This will be followed up be the public release of the recommendations at a press conference being held at the Canadian Aviation and Space Museum in Ottawa, Ontario on Thursday, November 29th.
What does this mean for the Canadian space industry? As outlined in my June 26th, 2009 blog post "UK joins Canada and the US in "Not Knowing Quite What To Do" with their Space Program," it could mean nothing or it could mean everything. After all, politicians and government institutions form commissions when they don't know what to do or don't really want to do anything but need to create a perception of activity.
Now that the report is finished, the Federal government still has the option of either partially (or totally) accepting (or rejecting) the findings, an activity which can itself be stretched out into quite a large number of perceived and distinct decisions (which is really helpful for governments when they have trouble deciding things but need to convince the public otherwise).
So it's fortunate that the players in the Canadian space industry aren't going to wait until the Federal government digests the Emerson report. Most already have strong ideas on how to maximize competitiveness and encourage innovation, at least at the corporate level and are currently testing out those ideas on a day to day basis.
But back in 2009, the US, UK and Canadian governments were each involved with ongoing reviews of their national space capabilities and those reviews were each perceived of as being critically important.
And maybe they were. Since the Brits released their public report in 2010 (the UK Space Innovation and Growth Strategy), they seem to have figured out what's going on and are moving forward with a "swagger in their step," according to the November 9th, 2012 BBC News article "Space ticks the boxes for UK plc."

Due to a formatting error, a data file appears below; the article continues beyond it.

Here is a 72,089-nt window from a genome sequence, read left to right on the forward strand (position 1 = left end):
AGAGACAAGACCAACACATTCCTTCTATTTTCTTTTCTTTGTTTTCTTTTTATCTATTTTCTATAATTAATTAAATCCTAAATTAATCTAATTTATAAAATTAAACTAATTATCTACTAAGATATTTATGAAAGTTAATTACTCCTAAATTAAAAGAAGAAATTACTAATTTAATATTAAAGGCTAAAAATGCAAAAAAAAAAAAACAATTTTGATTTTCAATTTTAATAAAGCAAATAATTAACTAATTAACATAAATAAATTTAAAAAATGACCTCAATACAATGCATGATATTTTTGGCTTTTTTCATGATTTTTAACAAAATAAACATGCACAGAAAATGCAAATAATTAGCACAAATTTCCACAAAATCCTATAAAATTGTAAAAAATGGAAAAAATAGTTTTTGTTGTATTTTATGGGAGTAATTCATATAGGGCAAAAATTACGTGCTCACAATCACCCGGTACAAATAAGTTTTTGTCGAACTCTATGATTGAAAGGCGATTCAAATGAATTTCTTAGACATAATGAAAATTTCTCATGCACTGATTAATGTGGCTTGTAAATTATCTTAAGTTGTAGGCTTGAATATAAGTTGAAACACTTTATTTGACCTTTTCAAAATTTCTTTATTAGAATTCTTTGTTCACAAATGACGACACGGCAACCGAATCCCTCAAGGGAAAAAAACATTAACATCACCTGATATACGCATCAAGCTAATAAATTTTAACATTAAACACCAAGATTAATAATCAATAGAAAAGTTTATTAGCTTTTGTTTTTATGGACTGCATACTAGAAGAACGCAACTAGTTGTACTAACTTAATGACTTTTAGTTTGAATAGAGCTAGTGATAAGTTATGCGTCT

The US NewSpace industry is also leaping from success to success for a fraction of the cost of their traditional competition since the public release of the US government report titled the "Review of Human SpaceFlight Plans Committee Report," in October 2009.
Space entrepreneur Elon Musk, fresh from his first low cost Dragon missions to the International Space Station, is even making public comments about privately funded manned trips to Mars and long-term Martian colonization efforts, at least according to the November 23rd, 2012 Space.com article "Huge Mars Colony Eyed by SpaceX Founder Elon Musk."
As for the Canadian government, we seem to be a little slow on the uptake so far. It will be interesting to see if the public release of the Emerson report on November 29th ends up changing this.